Racial and Ethnic Composition of Hospitals’ Service Areas and the Likelihood of Being Penalized for Excess Readmissions by the Medicare Program

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Abstract

Background:

The Hospital Readmission Reduction Program (HRRP) disproportionately penalizes hospitals serving minority communities. The National Academy of Science, Engineering, and Medicine has recommended that the Centers for Medicare and Medicaid Services (CMS) consider adjusting for social risk factors in their risk adjustment methodology. This study examines the association between the racial and ethnic composition of a hospital market and the impact of other social risk factors on the probability of a hospital being penalized under the HRRP.

Research Methods and Data:

This study analyzes data from CMS, the American Hospital Association, and the American Community Survey for 3168 hospitals from 2013 to 2017. We used logistic regression models to estimate the association between the penalty status under HRRP and the racial and ethnic composition of a hospital market, and explored whether this association was moderated by other social risk factors.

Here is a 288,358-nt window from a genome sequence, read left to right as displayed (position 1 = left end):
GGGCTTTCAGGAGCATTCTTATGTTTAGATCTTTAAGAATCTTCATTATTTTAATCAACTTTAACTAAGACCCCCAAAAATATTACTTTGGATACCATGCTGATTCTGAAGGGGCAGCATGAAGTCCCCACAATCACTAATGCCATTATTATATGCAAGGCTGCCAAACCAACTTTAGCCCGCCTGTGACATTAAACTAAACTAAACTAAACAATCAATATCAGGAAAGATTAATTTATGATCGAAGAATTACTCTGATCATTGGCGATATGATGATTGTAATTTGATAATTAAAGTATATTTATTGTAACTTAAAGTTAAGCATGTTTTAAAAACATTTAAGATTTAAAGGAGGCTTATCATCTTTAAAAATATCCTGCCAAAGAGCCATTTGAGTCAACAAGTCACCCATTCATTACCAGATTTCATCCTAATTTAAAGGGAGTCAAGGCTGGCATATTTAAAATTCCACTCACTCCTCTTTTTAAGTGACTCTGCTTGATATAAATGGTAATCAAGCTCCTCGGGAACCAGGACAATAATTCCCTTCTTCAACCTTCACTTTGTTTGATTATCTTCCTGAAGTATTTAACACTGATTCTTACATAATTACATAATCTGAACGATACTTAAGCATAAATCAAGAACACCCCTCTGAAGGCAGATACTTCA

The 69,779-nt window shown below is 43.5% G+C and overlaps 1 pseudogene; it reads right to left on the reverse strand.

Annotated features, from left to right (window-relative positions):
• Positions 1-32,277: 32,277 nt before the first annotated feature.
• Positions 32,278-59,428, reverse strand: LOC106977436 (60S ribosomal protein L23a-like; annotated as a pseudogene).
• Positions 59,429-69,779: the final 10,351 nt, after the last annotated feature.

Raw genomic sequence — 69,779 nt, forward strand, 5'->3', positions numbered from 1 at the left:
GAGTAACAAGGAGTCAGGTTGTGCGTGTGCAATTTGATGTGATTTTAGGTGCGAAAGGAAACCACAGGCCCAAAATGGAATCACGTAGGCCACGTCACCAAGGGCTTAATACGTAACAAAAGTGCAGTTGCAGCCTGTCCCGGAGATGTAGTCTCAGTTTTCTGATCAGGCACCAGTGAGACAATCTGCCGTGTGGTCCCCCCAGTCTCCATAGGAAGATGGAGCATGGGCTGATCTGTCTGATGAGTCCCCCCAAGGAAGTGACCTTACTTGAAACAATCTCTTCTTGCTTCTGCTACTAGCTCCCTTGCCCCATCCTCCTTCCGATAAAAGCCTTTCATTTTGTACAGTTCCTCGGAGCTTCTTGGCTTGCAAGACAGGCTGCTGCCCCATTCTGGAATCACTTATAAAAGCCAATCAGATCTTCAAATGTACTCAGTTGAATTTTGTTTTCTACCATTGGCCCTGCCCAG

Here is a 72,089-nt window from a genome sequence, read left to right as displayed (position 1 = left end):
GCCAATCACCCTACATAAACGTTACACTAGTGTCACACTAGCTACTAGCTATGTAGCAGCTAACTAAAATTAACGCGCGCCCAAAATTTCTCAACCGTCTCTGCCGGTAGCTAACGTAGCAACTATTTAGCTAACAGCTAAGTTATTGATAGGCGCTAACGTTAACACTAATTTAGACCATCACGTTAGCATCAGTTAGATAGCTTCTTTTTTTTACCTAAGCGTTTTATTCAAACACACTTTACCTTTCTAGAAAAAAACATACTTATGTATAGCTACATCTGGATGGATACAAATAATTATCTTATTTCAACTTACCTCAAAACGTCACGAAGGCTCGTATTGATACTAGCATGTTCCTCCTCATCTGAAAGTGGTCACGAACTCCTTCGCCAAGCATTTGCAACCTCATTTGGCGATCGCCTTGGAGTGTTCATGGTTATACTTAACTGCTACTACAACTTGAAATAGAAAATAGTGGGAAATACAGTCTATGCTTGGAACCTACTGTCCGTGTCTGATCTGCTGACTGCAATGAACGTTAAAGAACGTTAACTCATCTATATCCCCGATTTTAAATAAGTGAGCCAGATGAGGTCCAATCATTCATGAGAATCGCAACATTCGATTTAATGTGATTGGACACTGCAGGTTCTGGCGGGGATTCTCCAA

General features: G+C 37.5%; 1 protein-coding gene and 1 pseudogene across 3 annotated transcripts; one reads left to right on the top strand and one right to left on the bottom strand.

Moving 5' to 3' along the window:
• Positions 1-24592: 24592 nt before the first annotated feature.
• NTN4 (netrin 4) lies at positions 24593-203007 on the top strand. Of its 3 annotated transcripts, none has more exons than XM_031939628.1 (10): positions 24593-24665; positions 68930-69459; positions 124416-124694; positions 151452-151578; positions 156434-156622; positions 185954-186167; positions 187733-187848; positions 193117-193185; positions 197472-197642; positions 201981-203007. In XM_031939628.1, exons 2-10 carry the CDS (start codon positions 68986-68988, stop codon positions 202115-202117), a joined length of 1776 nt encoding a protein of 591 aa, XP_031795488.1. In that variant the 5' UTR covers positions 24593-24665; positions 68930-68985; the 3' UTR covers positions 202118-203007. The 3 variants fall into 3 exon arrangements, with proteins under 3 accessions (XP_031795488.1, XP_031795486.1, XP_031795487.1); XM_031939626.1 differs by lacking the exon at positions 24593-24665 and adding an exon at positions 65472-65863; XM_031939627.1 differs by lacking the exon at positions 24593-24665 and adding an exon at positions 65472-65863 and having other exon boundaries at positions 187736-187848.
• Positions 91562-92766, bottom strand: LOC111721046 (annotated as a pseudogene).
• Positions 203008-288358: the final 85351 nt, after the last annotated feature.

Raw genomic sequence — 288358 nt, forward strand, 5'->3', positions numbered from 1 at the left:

Results:

Our results indicate that the probability of being penalized increases with the percentage of black and Asian residents in the hospital service area (HSA) and decreased with the percentage of Hispanic residents in the HSA. This association was reduced and became statistically insignificant when we controlled for other social risk factors. The strongest predictors of penalty status were the hospital’s share of Medicaid patients and the percent of persons without a high school diploma in the HSA.

Conclusions:

By incorporating relevant social risk factors in the reimbursement methodology, CMS could mitigate the negative effects of HRRP on hospitals serving minority communities.

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